What Are the Duties and Responsibilities of a Pediatrician?

Pediatricians work with younger patients, from infants to young adults, to maintain their health, diagnose and treat illness, and monitor their development. A pediatric doctor has many important duties. Read on for a pediatrician job description and to learn about some pediatrician responsibilities. Schools offering Health Science degrees can also be found in these popular choices.

Pediatric Doctor Career Overview

Pediatrician responsibilities include monitoring and documenting the health and development of younger individuals, diagnosing and treating common ailments and minor injuries, and administering vaccines.

Educational Requirements Bachelor's degree
Doctor of Medicine (M.D.) or Doctor of Osteopathic Medicine (D.O.)
3-year residency
Key Skills Problem-solving skills, empathy, critical-thinking skills, written and verbal communication skills, stress tolerance
Work Environment Physicians' offices or hospitals
Licensure National licensure, corresponding with medical degree
Similar Occupations Family practitioner, physician assistant, registered nurse, child psychologist
Mean Annual Wage (2018)* $183,240
Job Outlook (2018-2028)* 2%

Source: *U.S. Bureau of Labor Statistics

Pediatrician Job Description

Pediatricians specialize in the health care needs of infants, children, adolescents, and young adults. Most pediatricians are more general practitioners, although some may specialize in pediatric surgery or in more serious medical conditions that are more common in the younger population. Pediatrician duties include monitoring the health, growth, and development of their patients from birth. Pediatricians regularly see their patients for checkups. These checkups occur frequently from birth until the age of two, and then generally once a year through adolescence.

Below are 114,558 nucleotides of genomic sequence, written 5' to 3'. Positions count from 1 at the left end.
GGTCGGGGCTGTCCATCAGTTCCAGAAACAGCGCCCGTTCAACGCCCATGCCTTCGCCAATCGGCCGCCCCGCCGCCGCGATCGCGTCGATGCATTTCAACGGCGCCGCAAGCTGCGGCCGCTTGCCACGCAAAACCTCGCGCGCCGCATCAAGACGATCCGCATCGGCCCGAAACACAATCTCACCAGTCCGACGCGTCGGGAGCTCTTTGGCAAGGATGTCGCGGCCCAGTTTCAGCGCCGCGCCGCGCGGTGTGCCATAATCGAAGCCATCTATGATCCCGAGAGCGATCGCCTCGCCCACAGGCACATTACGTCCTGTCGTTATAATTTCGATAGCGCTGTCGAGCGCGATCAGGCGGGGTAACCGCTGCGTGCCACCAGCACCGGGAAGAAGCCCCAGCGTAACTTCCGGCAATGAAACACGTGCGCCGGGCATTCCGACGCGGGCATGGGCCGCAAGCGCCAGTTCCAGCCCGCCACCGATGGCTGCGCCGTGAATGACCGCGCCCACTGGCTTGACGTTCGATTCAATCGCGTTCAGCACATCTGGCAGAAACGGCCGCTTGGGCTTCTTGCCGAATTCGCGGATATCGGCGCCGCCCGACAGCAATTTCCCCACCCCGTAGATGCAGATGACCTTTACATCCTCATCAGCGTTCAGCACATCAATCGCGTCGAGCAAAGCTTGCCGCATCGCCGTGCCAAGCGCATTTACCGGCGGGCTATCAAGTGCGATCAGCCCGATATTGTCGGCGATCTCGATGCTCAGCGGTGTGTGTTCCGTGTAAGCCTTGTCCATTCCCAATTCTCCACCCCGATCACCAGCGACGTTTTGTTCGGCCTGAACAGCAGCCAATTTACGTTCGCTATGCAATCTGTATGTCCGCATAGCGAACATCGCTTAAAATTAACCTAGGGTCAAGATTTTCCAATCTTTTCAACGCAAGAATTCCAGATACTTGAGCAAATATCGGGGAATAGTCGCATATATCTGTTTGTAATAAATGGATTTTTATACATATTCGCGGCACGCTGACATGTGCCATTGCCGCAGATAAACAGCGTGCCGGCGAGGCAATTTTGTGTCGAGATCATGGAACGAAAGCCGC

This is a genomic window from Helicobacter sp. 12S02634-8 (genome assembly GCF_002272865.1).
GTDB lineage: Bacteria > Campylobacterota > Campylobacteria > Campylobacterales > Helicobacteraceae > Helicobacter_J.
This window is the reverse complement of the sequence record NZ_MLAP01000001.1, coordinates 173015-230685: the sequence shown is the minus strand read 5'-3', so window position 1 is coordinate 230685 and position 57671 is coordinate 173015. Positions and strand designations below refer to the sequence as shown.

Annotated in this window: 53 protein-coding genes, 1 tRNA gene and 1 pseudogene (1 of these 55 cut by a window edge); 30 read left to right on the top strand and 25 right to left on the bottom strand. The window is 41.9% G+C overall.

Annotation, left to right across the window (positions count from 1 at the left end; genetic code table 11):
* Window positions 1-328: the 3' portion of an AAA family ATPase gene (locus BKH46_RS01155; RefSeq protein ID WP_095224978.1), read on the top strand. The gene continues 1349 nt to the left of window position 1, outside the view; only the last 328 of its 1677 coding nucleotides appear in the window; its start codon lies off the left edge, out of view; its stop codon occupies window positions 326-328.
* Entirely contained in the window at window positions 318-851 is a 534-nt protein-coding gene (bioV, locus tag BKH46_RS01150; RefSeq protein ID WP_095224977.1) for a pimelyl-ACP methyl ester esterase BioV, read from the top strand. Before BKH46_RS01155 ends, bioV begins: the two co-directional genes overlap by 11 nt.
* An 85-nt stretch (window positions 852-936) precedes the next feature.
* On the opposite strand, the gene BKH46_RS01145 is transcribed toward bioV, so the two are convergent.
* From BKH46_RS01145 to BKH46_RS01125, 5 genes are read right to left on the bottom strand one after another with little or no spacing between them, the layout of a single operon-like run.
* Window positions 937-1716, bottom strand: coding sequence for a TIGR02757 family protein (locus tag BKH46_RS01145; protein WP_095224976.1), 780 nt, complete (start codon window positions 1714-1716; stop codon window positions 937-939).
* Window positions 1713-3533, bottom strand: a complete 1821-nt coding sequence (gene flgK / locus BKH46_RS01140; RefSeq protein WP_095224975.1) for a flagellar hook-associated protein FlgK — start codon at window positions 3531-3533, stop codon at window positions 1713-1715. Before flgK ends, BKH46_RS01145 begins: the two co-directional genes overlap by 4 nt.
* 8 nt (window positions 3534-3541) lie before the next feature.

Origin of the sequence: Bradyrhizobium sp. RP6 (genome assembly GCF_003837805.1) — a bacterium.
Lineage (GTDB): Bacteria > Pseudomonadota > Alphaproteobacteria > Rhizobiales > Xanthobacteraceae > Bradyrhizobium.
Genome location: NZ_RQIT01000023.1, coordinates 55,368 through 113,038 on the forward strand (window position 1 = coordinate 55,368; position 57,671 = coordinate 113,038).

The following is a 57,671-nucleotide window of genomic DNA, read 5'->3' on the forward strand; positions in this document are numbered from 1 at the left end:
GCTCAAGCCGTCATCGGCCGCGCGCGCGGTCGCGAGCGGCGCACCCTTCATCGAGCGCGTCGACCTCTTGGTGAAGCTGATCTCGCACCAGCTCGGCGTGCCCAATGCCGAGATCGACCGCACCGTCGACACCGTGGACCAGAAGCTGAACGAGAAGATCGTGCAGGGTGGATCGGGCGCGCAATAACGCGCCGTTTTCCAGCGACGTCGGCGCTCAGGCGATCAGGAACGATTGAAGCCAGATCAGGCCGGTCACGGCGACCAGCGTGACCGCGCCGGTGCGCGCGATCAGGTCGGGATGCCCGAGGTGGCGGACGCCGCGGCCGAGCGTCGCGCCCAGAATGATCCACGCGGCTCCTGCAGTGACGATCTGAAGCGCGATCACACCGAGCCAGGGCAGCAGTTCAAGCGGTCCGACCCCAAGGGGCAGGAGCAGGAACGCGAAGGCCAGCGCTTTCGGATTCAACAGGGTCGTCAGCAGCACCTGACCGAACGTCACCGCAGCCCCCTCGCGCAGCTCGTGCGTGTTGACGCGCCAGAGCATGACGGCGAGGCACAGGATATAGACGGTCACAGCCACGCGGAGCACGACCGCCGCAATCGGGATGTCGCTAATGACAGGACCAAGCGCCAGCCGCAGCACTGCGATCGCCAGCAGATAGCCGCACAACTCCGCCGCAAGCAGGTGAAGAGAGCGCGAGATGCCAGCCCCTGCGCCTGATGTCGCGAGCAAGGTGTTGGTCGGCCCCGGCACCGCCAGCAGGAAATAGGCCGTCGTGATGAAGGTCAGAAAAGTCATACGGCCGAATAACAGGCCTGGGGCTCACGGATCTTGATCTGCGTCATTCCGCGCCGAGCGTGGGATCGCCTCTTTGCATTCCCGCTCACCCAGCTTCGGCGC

Pediatrician responsibilities include:

  • Diagnosing and treating common childhood ailments and minor injuries
  • Recommending patients for further treatments and to specialists when needed
  • Providing preventative care, including the recommendation of vaccines
  • Recording and maintaining the health and development information of their patients
  • Effectively communicating their patients' health, nutritional, and fitness needs to their guardians

Educational Requirements

In order to become a pediatric doctor, one must first earn a bachelor's degree and then attend medical school for pediatrics. Pediatricians must have one of the following types of medical degrees: a Doctor of Medicine (M.D.) or a Doctor of Osteopathic Medicine (D.O.). Medical school programs are generally four-year programs. The first two years consist of coursework focused upon the human body, medical practice, and medical ethics. During the second two years, medical students, under the supervision of physicians, learn how to diagnose and treat patients, communicate with patients and other medical practitioners, and collaborate with other medical practitioners in a variety of settings. Following medical school, pediatric graduates complete a three-year residency. Upon the completion of their residency, candidates must then pass a national licensing exam.

Job Outlook and Salary Information

The mean annual wage for pediatricians reported by the US Bureau of Labor Statistics (BLS) in May 2018 was $183,240, which is at the lower end of the salary range for physicians and surgeons in general. The projected job growth between 2018 and 2028 is slow, at only 2%. This is in contrast with the job growth for physicians and surgeons in general, which is projected to be 7%. In May 2018, the BLS reports that most pediatricians work in the offices of physicians. Hospitals are the second-highest employer of pediatricians. Pediatricians who work in physicians' offices tend to earn higher salaries than pediatricians who work in hospitals.

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